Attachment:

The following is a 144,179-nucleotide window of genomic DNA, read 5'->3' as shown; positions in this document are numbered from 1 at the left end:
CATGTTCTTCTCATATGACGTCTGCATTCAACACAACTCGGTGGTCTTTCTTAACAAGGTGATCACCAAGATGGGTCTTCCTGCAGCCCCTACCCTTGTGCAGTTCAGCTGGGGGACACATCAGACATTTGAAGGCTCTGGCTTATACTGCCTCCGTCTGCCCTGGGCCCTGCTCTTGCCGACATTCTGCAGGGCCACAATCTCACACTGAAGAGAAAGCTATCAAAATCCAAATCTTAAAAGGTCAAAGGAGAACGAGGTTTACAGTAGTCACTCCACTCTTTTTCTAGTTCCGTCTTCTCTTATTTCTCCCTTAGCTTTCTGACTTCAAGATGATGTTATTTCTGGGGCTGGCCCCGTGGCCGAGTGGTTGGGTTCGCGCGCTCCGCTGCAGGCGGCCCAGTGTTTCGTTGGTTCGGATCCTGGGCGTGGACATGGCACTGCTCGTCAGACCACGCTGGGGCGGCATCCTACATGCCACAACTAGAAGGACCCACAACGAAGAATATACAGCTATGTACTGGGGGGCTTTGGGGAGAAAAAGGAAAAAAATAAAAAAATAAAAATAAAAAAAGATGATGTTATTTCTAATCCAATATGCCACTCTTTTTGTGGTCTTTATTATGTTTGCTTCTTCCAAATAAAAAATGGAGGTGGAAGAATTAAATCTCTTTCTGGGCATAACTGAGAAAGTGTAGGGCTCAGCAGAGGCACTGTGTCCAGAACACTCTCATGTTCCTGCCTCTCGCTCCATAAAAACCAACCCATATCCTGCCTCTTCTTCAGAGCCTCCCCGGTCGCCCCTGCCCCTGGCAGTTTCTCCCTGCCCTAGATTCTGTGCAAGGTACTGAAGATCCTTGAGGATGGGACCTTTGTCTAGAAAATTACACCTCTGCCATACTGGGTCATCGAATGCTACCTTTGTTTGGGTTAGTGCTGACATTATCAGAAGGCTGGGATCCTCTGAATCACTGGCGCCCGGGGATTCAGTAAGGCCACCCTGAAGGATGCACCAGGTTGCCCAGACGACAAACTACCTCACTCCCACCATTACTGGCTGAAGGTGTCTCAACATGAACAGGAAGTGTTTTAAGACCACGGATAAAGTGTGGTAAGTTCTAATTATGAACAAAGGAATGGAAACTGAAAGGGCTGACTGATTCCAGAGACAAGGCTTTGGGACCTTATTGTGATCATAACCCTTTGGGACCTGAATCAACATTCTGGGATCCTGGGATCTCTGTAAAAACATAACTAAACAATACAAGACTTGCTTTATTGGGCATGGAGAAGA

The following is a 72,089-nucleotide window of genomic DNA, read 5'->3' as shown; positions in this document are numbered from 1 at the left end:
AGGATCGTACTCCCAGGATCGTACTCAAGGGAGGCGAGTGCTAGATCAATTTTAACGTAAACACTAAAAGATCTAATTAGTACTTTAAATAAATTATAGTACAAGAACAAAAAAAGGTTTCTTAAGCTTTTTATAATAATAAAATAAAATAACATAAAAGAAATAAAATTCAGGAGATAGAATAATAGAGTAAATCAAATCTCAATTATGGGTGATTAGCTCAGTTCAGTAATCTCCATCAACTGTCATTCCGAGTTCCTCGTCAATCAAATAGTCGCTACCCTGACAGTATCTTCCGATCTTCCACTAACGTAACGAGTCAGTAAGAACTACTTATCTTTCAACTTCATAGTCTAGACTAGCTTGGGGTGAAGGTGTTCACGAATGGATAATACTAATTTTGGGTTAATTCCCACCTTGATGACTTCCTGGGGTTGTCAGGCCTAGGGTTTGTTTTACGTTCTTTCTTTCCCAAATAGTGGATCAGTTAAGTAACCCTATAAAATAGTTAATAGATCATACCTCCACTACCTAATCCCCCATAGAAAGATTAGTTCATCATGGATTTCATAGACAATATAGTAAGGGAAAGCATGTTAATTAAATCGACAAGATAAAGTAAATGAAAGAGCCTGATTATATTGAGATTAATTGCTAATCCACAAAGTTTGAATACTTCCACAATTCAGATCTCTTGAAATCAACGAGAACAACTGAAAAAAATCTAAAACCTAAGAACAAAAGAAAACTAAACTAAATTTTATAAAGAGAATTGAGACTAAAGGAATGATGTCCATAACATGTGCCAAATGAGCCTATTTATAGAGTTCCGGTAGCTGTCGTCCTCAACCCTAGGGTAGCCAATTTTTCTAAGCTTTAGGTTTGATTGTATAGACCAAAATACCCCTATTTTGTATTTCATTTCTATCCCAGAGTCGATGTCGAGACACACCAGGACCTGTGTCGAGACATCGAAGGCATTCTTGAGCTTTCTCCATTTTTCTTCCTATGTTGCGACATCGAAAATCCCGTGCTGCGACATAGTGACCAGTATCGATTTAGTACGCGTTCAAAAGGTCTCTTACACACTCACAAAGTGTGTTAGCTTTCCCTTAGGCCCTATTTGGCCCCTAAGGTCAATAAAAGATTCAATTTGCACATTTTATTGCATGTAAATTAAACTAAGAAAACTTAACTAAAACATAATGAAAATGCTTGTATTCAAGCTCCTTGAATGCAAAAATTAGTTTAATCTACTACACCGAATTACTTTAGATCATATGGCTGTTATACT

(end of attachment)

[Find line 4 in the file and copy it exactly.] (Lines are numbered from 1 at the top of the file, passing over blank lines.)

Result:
AGGATCGTACTCCCAGGATCGTACTCAAGGGAGGCGAGTGCTAGATCAATTTTAACGTAAACACTAAAAGATCTAATTAGTACTTTAAATAAATTATAGTACAAGAACAAAAAAAGGTTTCTTAAGCTTTTTATAATAATAAAATAAAATAACATAAAAGAAATAAAATTCAGGAGATAGAATAATAGAGTAAATCAAATCTCAATTATGGGTGATTAGCTCAGTTCAGTAATCTCCATCAACTGTCATTCCGAGTTCCTCGTCAATCAAATAGTCGCTACCCTGACAGTATCTTCCGATCTTCCACTAACGTAACGAGTCAGTAAGAACTACTTATCTTTCAACTTCATAGTCTAGACTAGCTTGGGGTGAAGGTGTTCACGAATGGATAATACTAATTTTGGGTTAATTCCCACCTTGATGACTTCCTGGGGTTGTCAGGCCTAGGGTTTGTTTTACGTTCTTTCTTTCCCAAATAGTGGATCAGTTAAGTAACCCTATAAAATAGTTAATAGATCATACCTCCACTACCTAATCCCCCATAGAAAGATTAGTTCATCATGGATTTCATAGACAATATAGTAAGGGAAAGCATGTTAATTAAATCGACAAGATAAAGTAAATGAAAGAGCCTGATTATATTGAGATTAATTGCTAATCCACAAAGTTTGAATACTTCCACAATTCAGATCTCTTGAAATCAACGAGAACAACTGAAAAAAATCTAAAACCTAAGAACAAAAGAAAACTAAACTAAATTTTATAAAGAGAATTGAGACTAAAGGAATGATGTCCATAACATGTGCCAAATGAGCCTATTTATAGAGTTCCGGTAGCTGTCGTCCTCAACCCTAGGGTAGCCAATTTTTCTAAGCTTTAGGTTTGATTGTATAGACCAAAATACCCCTATTTTGTATTTCATTTCTATCCCAGAGTCGATGTCGAGACACACCAGGACCTGTGTCGAGACATCGAAGGCATTCTTGAGCTTTCTCCATTTTTCTTCCTATGTTGCGACATCGAAAATCCCGTGCTGCGACATAGTGACCAGTATCGATTTAGTACGCGTTCAAAAGGTCTCTTACACACTCACAAAGTGTGTTAGCTTTCCCTTAGGCCCTATTTGGCCCCTAAGGTCAATAAAAGATTCAATTTGCACATTTTATTGCATGTAAATTAAACTAAGAAAACTTAACTAAAACATAATGAAAATGCTTGTATTCAAGCTCCTTGAATGCAAAAATTAGTTTAATCTACTACACCGAATTACTTTAGATCATATGGCTGTTATACT